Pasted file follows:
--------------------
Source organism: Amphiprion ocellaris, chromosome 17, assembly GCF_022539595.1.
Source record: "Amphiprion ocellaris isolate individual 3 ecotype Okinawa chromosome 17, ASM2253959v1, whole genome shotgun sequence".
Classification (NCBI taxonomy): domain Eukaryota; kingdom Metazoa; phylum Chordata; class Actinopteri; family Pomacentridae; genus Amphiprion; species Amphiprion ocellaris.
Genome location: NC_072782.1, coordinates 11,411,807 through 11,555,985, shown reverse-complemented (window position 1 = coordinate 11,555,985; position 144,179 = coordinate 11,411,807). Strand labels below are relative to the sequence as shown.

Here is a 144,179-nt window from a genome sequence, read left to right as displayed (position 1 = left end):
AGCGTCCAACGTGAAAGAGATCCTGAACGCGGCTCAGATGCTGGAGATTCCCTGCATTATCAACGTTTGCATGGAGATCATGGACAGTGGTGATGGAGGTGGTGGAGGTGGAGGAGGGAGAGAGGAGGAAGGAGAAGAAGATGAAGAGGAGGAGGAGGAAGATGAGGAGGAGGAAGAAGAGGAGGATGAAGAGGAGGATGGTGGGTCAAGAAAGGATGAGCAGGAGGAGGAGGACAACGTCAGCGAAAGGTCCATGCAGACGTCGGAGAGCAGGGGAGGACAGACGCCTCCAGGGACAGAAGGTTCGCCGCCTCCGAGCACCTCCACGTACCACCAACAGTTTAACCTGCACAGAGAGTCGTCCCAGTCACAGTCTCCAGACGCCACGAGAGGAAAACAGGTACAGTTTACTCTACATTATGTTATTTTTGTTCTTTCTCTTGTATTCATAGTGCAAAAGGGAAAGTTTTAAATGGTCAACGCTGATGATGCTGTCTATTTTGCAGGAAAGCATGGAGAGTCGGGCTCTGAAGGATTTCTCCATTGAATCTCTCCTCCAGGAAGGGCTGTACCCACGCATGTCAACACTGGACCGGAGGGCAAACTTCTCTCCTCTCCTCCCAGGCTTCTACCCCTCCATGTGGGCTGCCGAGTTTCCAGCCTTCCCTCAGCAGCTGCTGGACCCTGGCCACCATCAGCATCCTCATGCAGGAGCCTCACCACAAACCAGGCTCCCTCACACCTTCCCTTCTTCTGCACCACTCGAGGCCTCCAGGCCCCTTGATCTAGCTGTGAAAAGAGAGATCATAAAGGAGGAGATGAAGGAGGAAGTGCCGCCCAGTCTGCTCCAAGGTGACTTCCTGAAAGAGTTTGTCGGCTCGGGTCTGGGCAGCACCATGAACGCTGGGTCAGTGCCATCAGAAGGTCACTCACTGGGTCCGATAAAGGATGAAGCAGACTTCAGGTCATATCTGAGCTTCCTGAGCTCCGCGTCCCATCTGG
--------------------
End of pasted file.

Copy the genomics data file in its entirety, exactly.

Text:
Source organism: Amphiprion ocellaris, chromosome 17, assembly GCF_022539595.1.
Source record: "Amphiprion ocellaris isolate individual 3 ecotype Okinawa chromosome 17, ASM2253959v1, whole genome shotgun sequence".
Classification (NCBI taxonomy): domain Eukaryota; kingdom Metazoa; phylum Chordata; class Actinopteri; family Pomacentridae; genus Amphiprion; species Amphiprion ocellaris.
Genome location: NC_072782.1, coordinates 11,411,807 through 11,555,985, shown reverse-complemented (window position 1 = coordinate 11,555,985; position 144,179 = coordinate 11,411,807). Strand labels below are relative to the sequence as shown.

Here is a 144,179-nt window from a genome sequence, read left to right as displayed (position 1 = left end):
AGCGTCCAACGTGAAAGAGATCCTGAACGCGGCTCAGATGCTGGAGATTCCCTGCATTATCAACGTTTGCATGGAGATCATGGACAGTGGTGATGGAGGTGGTGGAGGTGGAGGAGGGAGAGAGGAGGAAGGAGAAGAAGATGAAGAGGAGGAGGAGGAAGATGAGGAGGAGGAAGAAGAGGAGGATGAAGAGGAGGATGGTGGGTCAAGAAAGGATGAGCAGGAGGAGGAGGACAACGTCAGCGAAAGGTCCATGCAGACGTCGGAGAGCAGGGGAGGACAGACGCCTCCAGGGACAGAAGGTTCGCCGCCTCCGAGCACCTCCACGTACCACCAACAGTTTAACCTGCACAGAGAGTCGTCCCAGTCACAGTCTCCAGACGCCACGAGAGGAAAACAGGTACAGTTTACTCTACATTATGTTATTTTTGTTCTTTCTCTTGTATTCATAGTGCAAAAGGGAAAGTTTTAAATGGTCAACGCTGATGATGCTGTCTATTTTGCAGGAAAGCATGGAGAGTCGGGCTCTGAAGGATTTCTCCATTGAATCTCTCCTCCAGGAAGGGCTGTACCCACGCATGTCAACACTGGACCGGAGGGCAAACTTCTCTCCTCTCCTCCCAGGCTTCTACCCCTCCATGTGGGCTGCCGAGTTTCCAGCCTTCCCTCAGCAGCTGCTGGACCCTGGCCACCATCAGCATCCTCATGCAGGAGCCTCACCACAAACCAGGCTCCCTCACACCTTCCCTTCTTCTGCACCACTCGAGGCCTCCAGGCCCCTTGATCTAGCTGTGAAAAGAGAGATCATAAAGGAGGAGATGAAGGAGGAAGTGCCGCCCAGTCTGCTCCAAGGTGACTTCCTGAAAGAGTTTGTCGGCTCGGGTCTGGGCAGCACCATGAACGCTGGGTCAGTGCCATCAGAAGGTCACTCACTGGGTCCGATAAAGGATGAAGCAGACTTCAGGTCATATCTGAGCTTCCTGAGCTCCGCGTCCCATCTGG